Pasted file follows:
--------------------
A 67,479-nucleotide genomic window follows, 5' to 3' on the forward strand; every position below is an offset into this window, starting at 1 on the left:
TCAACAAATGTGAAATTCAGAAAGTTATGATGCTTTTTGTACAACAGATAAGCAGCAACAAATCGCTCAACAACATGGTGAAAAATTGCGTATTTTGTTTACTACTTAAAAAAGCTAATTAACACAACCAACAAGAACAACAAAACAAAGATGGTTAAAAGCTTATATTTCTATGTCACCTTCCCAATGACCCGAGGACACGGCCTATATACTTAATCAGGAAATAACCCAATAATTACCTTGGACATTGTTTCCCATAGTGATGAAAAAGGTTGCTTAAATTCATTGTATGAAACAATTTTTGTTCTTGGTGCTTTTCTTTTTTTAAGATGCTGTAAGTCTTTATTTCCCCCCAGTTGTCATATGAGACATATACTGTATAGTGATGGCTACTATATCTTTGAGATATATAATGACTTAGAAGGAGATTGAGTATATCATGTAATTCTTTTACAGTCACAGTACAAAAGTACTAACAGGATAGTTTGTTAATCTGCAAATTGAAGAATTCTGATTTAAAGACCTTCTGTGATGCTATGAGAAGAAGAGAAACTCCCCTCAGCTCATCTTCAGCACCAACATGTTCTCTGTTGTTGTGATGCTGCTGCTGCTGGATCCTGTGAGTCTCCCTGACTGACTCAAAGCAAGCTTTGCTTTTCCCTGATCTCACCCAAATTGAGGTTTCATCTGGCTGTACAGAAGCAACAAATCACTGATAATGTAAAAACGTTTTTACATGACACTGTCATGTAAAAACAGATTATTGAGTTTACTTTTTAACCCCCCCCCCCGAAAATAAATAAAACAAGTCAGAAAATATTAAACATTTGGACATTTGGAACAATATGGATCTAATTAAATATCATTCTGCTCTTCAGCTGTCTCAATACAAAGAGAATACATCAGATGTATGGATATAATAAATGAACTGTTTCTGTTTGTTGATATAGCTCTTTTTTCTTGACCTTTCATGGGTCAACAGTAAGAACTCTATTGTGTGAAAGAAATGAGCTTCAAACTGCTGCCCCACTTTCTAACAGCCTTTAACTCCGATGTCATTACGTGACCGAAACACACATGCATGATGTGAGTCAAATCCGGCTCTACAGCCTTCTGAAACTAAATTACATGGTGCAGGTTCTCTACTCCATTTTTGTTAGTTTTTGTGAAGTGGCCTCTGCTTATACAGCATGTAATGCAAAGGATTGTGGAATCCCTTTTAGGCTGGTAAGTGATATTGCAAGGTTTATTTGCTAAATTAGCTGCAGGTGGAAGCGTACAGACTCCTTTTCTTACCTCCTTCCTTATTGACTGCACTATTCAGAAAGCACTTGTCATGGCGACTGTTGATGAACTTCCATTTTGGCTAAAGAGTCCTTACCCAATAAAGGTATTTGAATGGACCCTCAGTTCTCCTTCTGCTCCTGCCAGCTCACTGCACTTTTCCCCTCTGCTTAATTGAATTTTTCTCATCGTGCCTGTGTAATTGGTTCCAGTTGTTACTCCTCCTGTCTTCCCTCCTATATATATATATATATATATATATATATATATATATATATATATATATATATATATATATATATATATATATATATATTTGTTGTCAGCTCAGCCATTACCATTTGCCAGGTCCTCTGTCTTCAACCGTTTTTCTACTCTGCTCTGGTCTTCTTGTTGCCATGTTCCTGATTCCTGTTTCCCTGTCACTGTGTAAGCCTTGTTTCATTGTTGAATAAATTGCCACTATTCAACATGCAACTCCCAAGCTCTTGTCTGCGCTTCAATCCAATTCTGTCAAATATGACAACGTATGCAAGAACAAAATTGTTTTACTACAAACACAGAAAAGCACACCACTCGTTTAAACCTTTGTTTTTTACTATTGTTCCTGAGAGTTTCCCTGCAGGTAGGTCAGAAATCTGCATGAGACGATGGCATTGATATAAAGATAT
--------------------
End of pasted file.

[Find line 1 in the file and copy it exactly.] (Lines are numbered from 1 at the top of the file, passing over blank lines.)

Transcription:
A 67,479-nucleotide genomic window follows, 5' to 3' on the forward strand; every position below is an offset into this window, starting at 1 on the left: